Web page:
Close your eyes… picture a skateboarder… Now tell me, what do you see? A slouched silhouette emerging from the urban shadows, baggy clothes, a beanie maybe, a glimmer of rebellion seeping through a pair of intrepid eyes… Something like that perhaps?
Skateboard culture used to be synonymous with anti-establishment, with breaking the rules, and a downright rejection of the mainstream.
Now skatewear is found not only on the streets, but also on the runways. The powerful aesthetics are incredibly marketable and in this day and age, relatable too. "The brands are looking for that dose of reality and transparency, connecting directly with the street and their style, through skaters who have gone from being in their underground bubble to being the faces of a new generation of fashion". Seeing collaborations like Supreme x Louis Vuitton is no longer shocking.
The style has even infiltrated the ranks of fast fashion, companies like Forever 21 and H&M, being quick to jump on the bandwagon of the skater vibe and literally steal the Thrasher typography to make a quick buck. Thus tarnishing the defying character of the brand, by using its own distinct style to appeal to the masses it has historically tried to set itself apart from.
This cultural appropriation doesn't sit well with many influential figures of the skating world. Thrasher's Jake Phelps is not a fan of celebrities who don't even skate flaunting his brand, which he vows stands for a big "FUCK YOU", a polar opposite of the people pleasing celebrity culture.
"If skating has given you some respite from a shitty life, then there's a lot of emotional connection to that stuff that can be taken for granted or overlooked," (by people who don't skate)
John Rattray for Esquire
Counterculture ideas growing and being absorbed by the mainstream machine is a tale as old as time, original thought doesn't always come naturally to the overground. But now, skateboarding has been marketed to the extent that many believe it has lost its essence.
Moreover, the community that once homed outcasts is said to be permeated with misogyny and chauvinism. Could it be that in an overtly Orwellian fashion, the skateworld has become the personification of 'the man' it so fervently used to stick it to during its conception? After all, the "anti-sport" formerly characterized by its lack of rules, corporate structure, and costs, is the latest addition to the Olympic world, making its debut in the Tokyo 2020 games.
While the skateboard culture is not all lamppost light and roses as it used to be, there is hope still. We are experiencing a new wave of minority collectives and outcasts ride in like knights in shinning armour to restore the freedom-fighter feel to the community. Infusing the movement with new age vindicatory art whose purpose is more in line with that of the skateworld's beginnings. The fact that skateboarding culture has such a momentous visibility can be used as an advantage, while remaining faithful to its original principles.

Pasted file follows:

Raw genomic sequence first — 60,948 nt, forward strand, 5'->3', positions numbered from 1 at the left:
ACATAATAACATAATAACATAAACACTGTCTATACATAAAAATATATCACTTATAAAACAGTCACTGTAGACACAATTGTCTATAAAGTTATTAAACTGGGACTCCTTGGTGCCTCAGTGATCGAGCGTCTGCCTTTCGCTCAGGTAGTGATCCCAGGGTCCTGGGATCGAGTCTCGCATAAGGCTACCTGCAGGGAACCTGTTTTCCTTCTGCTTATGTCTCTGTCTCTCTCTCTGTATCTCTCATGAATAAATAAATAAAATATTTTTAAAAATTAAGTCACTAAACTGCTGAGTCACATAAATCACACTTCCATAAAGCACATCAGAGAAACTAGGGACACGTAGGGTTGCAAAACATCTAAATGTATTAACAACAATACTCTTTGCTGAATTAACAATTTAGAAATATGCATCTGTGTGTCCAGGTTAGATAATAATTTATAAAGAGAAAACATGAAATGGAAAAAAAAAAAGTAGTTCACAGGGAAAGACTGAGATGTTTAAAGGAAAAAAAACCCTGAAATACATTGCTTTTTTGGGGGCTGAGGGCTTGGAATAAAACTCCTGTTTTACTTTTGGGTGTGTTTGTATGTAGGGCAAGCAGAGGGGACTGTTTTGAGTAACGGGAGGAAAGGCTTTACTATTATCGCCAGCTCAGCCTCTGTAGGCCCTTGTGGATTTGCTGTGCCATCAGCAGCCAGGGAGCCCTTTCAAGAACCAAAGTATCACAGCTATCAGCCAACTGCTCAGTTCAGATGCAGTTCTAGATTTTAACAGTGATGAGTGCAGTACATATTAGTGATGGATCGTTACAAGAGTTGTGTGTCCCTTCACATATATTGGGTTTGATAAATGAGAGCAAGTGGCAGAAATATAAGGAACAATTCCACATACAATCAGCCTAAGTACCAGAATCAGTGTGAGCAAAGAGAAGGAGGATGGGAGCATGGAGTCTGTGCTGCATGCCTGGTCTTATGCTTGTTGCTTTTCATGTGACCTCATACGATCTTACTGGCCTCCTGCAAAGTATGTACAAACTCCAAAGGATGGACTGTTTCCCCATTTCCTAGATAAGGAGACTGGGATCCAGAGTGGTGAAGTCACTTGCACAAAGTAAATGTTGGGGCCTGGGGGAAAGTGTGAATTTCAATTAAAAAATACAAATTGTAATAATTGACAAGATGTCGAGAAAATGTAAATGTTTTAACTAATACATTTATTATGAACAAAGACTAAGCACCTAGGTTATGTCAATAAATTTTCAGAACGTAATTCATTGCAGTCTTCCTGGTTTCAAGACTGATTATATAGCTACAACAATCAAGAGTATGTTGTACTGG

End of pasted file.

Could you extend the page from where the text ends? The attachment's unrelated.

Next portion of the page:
Here are four examples of which have caught our eye, which we believe are well worth checking out:
"The Skateroom challenges the status quo of brand and corporate responsibility, and turns consumers into active contributors in socially engaged projects."
Source: The Skateroom
The Skateroom connects designers, artists, consumers, galleries, and non-profits in a new economic model: Art for Social Impact.
Last year they collaborated with artist Jenny Holzer in a collection of limited marble and wooden boards which had the suitably timed political message "IMPEACH" engraved on them. Now that's an elegant 'fuck you' if I've ever seen one, Jake Phelps would be proud.
George Rocha is the brain (and the hands) behind Iris Skateboards. Rocha takes old unusable skateboards and creates wonderful pieces of art with them. Initially he focused only on skateboards but he now also manufactures furniture and art installations.
"The whole point is to take something that would have gone into a landfill and make it into something functional” – “What better destiny for a broken skateboard than to continue being a skateboard."
Source: Iris Skateboards
Source: The Daily Board
As a gay asian skater, Jeffrey Cheung felt he had to hide his queer identity in order to fit into the skating culture. For this reason he founded Unity, a collective which aims to give visibility and voice to queer skaters, in order to shift the historically normative narrative and create a space within the skateworld where queer people, trans people, and people of colour can feel welcomed.
"I can only hope that as long as we continue to support each other, we will never be completely pushed out."
Cheung hand-paints every single one of the boards he designs, many of which he gifts to queer skaters.
Latosha Stone is the artist behind Proper Gnar, the first skateboard company owned by Black women.
"I am so passionate about my role as a Black woman who challenges past assumptions and shows that skateboarding is for all of us. I take pride in creating authentic and beautiful art that stands out from other skate brands."
Latosha for becauseofthemwecan
Stone challenges the stereotypes with her artistic vision by appealing to young girls interested in skateboarding, ensuring that they feel represented and welcomed, a luxury she herself did not have when she began skating.
In conclusion, maybe skateboarding will never be the underground gritty movement it once was, but that doesn't mean that it can't still be a place of solace and welcome, a community built on purposeful rebellion and expression.
Whilst in the past art was born as a result of the skate culture, now art itself can be used as a vehicle to transform this community and guide it back to its roots. And the thing with mainstream trends is, they come and go. So once this happens, the future of the skateworld will once again be in the hands of those brave enough to paint it.